• The game is currently a long way behind the actual card sets, not having any of the Nightvault or Beastgrave warbands or mechanics. From the point of view of this being a substitute for playing the actual game, that’s a “must fix”. Deckbuilding and metagame strategy is a huge part of playing this competitively, so if none of the current content that’s out there is relevant to the online version thanks to it being multiple years behind, then that’ll probably kill my interest. My understanding is that the intent is to get the other stuff included, so hopefully there’s a plan to do a big upgrade to include the current sets when it leaves early access.
  • I love the UX, but the UI needs work on two major fronts. First off, I don’t like how “busy” everything is, in particular the effort put into rendering scenery outside the board area. The fact that there’s no real distinction in colour palettes between the board and everything else can make it honestly challenging to work out where edge hexes end and random scenery begins. I’d be honestly happy just to have everything fade to black outside the board area, because for me the high quality game this is implementing should be front and centre, but currently it feels like the developers were afraid that if they didn’t make it look enough like a “proper” video game people wouldn’t like it. The other big UI problem I have is how rules text is handled – this currently seems to largely be being rendered in-engine, which can make it hard to read if you’re playing with the settings down. I was playing this on my Goonhammer writing laptop, which is by no means a gaming machine but I feel like it should be possible to implement a version of this that plays better on low settings if you put more focus on the game and rules and less on pretty backgrounds and cards dramatically exploding when they’re played.
  • The responsiveness and stability aren’t there yet. This is the thing I’m most willing to write off as “it’s early access” but it’s not fantastic. You often have to click on a unit twice before the game will properly calculate whether any of their attacks are in range, and that extended to the tutorials – it would tell me “click on this unit and select this attack” but the first time I did so just wouldn’t light it up as selectable. Speaking of tutorials, for the last one (a practice match) it appeared that I was supposed to be playing as Steelheart’s Champions – but I’d recently opened my Gurzag’s Mob decklist to look at the interface, and so the match launched with them, but kept referring to the Stormcast Warband name. The last thing in this area, and this is the most urgent to sort out, is that there’s no reconnect function if an online game dies. I was playing a ranked game with the Mob against Farstriders, and just as we were going into Round 3 neck-a-neck on 3 glory apiece the game just flashed up a “lost connection to the server” and that was it. Given that every time control is handed to a player the game is in a static state, to my mind there’s no excuse for this not being serialised and stored for recovery in the case of a disconnect.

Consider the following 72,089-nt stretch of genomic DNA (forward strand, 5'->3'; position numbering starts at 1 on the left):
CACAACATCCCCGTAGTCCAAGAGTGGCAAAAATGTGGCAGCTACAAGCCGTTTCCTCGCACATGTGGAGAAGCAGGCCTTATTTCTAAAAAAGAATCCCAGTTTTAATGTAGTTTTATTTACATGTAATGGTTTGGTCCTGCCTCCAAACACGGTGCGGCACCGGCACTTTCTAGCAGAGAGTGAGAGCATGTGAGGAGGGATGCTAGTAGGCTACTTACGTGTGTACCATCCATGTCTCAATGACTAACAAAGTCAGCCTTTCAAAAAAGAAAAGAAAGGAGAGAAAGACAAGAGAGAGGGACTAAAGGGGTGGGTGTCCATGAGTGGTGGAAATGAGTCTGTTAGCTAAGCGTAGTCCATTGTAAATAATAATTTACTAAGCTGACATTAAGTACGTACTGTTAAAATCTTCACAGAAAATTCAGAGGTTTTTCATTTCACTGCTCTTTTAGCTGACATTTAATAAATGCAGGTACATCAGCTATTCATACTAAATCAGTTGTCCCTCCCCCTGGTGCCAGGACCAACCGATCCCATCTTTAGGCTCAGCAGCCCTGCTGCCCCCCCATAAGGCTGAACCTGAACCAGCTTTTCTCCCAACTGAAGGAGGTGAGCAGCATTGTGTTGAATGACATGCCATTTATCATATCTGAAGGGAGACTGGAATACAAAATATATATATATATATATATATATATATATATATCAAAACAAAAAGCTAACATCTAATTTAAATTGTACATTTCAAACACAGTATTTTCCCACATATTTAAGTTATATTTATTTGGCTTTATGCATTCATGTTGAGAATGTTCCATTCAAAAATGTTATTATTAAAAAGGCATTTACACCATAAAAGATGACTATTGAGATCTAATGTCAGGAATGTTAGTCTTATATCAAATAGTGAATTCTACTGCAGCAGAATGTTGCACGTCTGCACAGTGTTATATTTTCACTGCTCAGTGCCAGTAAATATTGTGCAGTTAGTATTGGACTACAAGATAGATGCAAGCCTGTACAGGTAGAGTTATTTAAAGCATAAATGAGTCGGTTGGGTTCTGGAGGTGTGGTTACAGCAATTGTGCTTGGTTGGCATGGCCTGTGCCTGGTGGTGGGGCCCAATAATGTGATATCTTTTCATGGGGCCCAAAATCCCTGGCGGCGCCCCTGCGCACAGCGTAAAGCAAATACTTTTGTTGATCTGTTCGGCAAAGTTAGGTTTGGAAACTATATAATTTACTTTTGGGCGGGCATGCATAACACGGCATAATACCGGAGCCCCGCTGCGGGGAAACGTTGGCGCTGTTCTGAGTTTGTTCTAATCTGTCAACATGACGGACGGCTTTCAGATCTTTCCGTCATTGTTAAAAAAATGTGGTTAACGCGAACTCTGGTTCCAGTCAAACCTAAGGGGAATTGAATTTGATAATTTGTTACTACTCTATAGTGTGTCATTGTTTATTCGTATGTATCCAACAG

That’s…a long section and that’s maybe not entirely fair – it’s just easier to write more detailed critiques of things that aren’t working. The network disconnect thing is the only one here that might outright kill the game for me if it keeps happening. I do, slightly, have my software architect’s senses tingling about how my UI concerns overlap with the responsiveness issue, and I guess my other worry is if there’s some technical debt lurking below the bonnet, will they ever get to the pace of implementation needed to keep up with the physical game? However, on that front I’m definitely happy to give them time to show they can handle it.


While I do have my concerns, there are strong signs that this has the potential to be the online version of Underworlds I want, and the design work that’s been put into the interface in particular convinces me that there is some proper love for the game going into this. We’ve got a few people with the game bouncing around within our community, and I’m certainly keen enough on it that I’ll be challenging some of them to games over the next few weeks. In summary – lots of potential held back by a few must-fix issues.